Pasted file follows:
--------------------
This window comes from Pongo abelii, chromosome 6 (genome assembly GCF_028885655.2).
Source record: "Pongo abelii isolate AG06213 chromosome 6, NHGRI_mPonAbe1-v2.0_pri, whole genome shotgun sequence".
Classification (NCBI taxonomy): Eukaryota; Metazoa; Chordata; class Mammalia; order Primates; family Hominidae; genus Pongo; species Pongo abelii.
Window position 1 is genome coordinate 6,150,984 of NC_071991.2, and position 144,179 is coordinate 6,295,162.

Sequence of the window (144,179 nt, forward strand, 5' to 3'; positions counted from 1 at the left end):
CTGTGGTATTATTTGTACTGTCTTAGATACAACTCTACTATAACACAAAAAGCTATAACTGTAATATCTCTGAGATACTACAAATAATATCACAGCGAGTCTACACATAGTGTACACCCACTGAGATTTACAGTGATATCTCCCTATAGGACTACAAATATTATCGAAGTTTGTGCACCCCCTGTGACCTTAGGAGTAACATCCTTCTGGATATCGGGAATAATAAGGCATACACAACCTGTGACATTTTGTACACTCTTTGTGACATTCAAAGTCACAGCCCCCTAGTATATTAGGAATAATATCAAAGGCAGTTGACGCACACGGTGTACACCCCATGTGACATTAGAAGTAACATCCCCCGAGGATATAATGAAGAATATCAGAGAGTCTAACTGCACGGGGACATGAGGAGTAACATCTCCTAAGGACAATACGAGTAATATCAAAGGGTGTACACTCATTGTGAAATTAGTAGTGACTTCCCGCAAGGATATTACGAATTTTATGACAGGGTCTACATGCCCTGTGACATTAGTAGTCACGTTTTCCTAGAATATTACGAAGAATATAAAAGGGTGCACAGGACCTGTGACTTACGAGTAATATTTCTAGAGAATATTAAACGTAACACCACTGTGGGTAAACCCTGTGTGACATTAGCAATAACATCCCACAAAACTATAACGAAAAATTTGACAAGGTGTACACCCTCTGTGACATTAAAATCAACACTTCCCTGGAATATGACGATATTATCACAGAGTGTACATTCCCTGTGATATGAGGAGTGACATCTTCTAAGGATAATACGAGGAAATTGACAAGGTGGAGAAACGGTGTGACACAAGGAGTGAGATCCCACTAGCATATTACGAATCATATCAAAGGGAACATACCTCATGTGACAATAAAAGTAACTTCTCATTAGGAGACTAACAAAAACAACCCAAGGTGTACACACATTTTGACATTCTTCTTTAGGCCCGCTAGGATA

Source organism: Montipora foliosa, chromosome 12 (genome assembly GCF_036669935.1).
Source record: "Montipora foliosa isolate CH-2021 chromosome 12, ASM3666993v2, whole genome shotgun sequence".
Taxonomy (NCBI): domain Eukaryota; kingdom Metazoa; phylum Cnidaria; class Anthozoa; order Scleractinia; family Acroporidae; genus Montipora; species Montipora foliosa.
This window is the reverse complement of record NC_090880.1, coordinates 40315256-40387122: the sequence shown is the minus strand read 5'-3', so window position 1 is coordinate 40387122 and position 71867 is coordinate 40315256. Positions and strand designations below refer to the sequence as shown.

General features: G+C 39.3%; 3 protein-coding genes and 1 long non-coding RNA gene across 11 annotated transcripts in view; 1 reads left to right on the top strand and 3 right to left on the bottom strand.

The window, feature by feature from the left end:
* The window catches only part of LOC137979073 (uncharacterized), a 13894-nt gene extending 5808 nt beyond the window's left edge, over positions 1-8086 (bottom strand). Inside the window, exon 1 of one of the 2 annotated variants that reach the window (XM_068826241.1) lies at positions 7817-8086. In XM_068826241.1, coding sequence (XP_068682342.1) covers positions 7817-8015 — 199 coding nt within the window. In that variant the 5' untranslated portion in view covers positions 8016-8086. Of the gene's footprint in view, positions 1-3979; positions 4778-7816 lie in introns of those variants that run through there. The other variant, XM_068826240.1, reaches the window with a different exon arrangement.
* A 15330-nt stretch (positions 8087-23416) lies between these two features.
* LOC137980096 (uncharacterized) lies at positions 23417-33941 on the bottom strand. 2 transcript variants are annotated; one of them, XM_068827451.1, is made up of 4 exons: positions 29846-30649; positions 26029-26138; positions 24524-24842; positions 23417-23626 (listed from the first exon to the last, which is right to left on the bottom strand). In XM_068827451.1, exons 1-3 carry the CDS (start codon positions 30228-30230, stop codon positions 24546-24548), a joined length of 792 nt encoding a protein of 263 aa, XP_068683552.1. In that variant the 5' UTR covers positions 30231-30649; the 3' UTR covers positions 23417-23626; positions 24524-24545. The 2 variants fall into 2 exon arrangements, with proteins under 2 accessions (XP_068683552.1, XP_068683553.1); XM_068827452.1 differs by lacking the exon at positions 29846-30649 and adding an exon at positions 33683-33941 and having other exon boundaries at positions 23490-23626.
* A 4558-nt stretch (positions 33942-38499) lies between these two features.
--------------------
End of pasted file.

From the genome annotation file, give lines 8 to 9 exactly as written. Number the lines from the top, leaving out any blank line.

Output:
Source record: "Montipora foliosa isolate CH-2021 chromosome 12, ASM3666993v2, whole genome shotgun sequence".
Taxonomy (NCBI): domain Eukaryota; kingdom Metazoa; phylum Cnidaria; class Anthozoa; order Scleractinia; family Acroporidae; genus Montipora; species Montipora foliosa.